Recorded: 30 May 2003
Well, I think the relationship between them is very interesting. It’s not just that both have had very successful of a totally different kind. But they’ve always interacted in curious ways. I mean, those two years in Cambridge which was a very unusual meeting of minds. But afterwards one’s taken aback in horror when you read the letter that Crick wrote about The Double Helix trying to urge Jim not to publish it. Calling it a betrayal of their friendship. You want to know, well how could Jim possibly have risked a friendship like that just for the sake of a book. And why is he doing it? Now, it’s true that Crick has now forgiven him. And now he says joking away that the only person who came out badly from the book was Jim. But still, if you earned the friendship of a man like Crick why would you ever risk it. So it’s very hard to understand Jim’s psychology.
And there’s some strange tension between them which I don’t think any biographer explored. And Jim describes, I think, in his Girls, Genes, and Gamow [Genes, Girls, and Gamow: After the Double Helix] book how he played a trick on Crick. It was a rather cruel one. He advises him—he sends him a false invitation for a meeting from Pauling and Crick was all excited. Well, that’s not a kind thing to do. It was sort of—I guess Jim gets sort of needling—I think he greatly admired Crick in many ways and looked up to him. But he also needed to prove his own independence from him. And that’s why he tried so hard after he left Cambridge to reestablish himself as a scientist. And I think he—I would say he failed and he didn’t prove himself Francis’s equal in terms of theoretical biology because after all I think Francis had no equal. But Jim did succeed in a very different way and that was principally in building up that wonderful lab at Harvard and Cold Spring Harbor and then the genome. But those are his achievements. That’s how I think in his own mind he establishes equality with Francis. But it’s a very complicated relationship. I don’t pretend to understand—I tried to do a short article when we noticed the fiftieth anniversary of the discovery. And what little was on the record of the interaction between them I tried to include but I didn’t do more than scratch the surface.
It’s very hard to see into Crick’s mind. He has many sorts of layers of defense. He’s very sort of sardonic. And mostly and if you ask him about Jim, he’ll make these sort of little slightly sardonic remarks like, “Well, Jim is my publicity agent.” He said this when he did that book on the brain. I think he—I assume that he liked Jim very much. And Jim himself says how generous Francis was to “me.” I mean they shared the credit completely for that discovery. In a way I suspect that one could say that Crick was the intellectual leader because after all he understood the crystallography which he taught to Jim. But Crick’s always given full credit to Jim for being the one who saw how the base pairing must go. In fact, both of them have said that they couldn’t have made the discovery without the other. So it is a wonderful—on a whole it was a great intellectual achievement, it was a sort of shared achievement. So I think Francis has always looked with affection on Jim, like a younger brother perhaps. Jim has said specifically he regards Francis as like an older brother, you know with whom one competes. But I think Francis has often been puzzled by some of the things that Jim has done, like The Double Helix like this recent claim to have had with messenger RNA, but I can’t say more than.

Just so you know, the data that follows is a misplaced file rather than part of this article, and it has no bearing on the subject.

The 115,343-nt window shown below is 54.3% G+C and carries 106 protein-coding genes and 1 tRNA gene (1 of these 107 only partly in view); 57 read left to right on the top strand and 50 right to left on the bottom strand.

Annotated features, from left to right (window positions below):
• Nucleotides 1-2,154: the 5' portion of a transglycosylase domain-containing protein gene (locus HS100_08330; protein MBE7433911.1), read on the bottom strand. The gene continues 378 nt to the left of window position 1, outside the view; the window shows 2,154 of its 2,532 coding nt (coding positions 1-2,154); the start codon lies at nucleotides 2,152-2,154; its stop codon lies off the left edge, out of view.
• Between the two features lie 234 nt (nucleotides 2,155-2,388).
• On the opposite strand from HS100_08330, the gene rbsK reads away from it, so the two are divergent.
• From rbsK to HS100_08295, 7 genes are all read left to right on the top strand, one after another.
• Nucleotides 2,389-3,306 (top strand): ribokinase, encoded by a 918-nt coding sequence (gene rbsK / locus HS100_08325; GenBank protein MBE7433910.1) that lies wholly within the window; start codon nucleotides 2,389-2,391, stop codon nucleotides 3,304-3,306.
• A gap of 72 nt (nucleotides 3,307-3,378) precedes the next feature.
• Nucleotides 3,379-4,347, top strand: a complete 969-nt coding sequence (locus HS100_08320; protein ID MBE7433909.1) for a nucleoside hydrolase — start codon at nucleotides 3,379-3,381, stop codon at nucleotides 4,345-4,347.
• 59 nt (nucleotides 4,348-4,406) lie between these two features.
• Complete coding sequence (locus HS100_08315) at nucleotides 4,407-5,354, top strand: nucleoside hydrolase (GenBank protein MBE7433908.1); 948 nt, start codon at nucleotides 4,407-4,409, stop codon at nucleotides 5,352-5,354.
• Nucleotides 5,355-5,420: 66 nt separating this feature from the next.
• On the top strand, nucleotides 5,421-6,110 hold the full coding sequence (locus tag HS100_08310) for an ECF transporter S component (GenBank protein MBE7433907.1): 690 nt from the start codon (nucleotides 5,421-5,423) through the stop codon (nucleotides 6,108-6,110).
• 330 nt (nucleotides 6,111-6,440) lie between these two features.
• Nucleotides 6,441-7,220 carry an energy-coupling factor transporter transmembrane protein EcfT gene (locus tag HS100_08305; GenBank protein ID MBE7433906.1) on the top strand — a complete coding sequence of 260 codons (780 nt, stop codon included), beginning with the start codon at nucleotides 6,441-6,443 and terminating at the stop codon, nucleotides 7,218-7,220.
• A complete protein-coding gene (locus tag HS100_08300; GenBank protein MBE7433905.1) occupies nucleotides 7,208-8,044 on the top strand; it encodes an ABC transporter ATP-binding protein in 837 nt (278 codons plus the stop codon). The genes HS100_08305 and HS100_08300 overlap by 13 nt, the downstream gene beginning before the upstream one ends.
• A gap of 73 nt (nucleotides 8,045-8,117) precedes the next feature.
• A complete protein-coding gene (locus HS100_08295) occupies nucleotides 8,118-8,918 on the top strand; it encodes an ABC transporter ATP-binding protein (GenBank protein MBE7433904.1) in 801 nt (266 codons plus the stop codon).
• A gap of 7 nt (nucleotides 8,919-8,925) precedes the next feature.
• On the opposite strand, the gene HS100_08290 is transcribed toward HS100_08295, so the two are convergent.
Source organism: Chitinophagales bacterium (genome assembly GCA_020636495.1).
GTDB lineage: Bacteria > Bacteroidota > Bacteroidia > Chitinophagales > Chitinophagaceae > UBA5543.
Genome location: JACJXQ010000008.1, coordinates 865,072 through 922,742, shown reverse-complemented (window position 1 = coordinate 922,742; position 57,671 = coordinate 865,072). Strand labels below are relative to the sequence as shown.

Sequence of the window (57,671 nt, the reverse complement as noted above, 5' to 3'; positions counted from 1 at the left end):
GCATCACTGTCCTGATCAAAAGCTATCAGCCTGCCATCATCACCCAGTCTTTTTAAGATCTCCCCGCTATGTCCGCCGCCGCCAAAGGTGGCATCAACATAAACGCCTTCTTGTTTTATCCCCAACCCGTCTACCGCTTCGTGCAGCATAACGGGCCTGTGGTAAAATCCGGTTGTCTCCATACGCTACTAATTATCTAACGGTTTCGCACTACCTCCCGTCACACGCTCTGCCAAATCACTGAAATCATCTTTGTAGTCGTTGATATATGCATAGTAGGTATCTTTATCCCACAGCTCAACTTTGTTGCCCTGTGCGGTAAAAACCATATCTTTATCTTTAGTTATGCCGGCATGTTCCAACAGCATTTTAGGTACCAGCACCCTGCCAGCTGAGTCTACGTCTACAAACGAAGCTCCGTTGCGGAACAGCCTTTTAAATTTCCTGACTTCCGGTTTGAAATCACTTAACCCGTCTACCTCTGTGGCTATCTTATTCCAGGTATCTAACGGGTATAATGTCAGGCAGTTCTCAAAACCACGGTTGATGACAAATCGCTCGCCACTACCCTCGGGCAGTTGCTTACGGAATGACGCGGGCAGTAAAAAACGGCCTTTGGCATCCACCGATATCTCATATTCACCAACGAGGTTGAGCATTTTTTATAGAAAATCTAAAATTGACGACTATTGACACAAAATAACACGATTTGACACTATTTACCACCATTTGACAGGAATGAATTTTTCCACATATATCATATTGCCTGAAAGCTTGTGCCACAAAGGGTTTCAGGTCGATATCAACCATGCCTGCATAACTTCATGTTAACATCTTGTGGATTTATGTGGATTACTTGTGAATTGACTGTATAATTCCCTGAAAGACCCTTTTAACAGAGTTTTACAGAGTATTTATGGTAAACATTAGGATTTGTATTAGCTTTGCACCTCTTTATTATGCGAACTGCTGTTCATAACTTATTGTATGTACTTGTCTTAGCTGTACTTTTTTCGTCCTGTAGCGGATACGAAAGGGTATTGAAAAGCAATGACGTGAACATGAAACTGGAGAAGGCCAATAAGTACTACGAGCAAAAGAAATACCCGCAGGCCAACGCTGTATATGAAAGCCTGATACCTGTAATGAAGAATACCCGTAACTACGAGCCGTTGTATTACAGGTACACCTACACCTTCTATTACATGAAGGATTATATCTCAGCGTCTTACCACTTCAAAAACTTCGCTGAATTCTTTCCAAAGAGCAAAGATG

I think it’s always difficult for an institution when the founder departs. And so-and so much of this reflects Jim’s personality and I guess also in a practical term, his amazing fundraising abilities. But he set it up with such a firm basis, it’s very different from how he found it. I assume it will continue much as it is, for a time. If only I could find someone like Jim, but not quite sure there is anyone like [him].
Nicholas Wade received a B.A. in natural sciences from King's College in Cambridge (1964). He was deputy editor of (italics) Nature magazine in London and then became that journal's Washington correspondent. He joined (italics) Science magazine in Washington as a reporter and later moved to (italics)The New York Times, where he has been an editorial writer, concentrating his writing on issues of defense, space, science, medicine, technology, genetics, molecular biology, the environment, and public policy, a science reporter, and science editor. He is the author or coauthor of several books including (italics) LIFE SCRIPT: How The Human Genome Discoveries Will Transform Medicine And Enhance Your Health (2002).
Covering the Human Genome Project for the (italics) New York Times since 1990, Wade has interviewed Watson on various occasions and visited Cold Spring Harbor for the annual Genome symposium.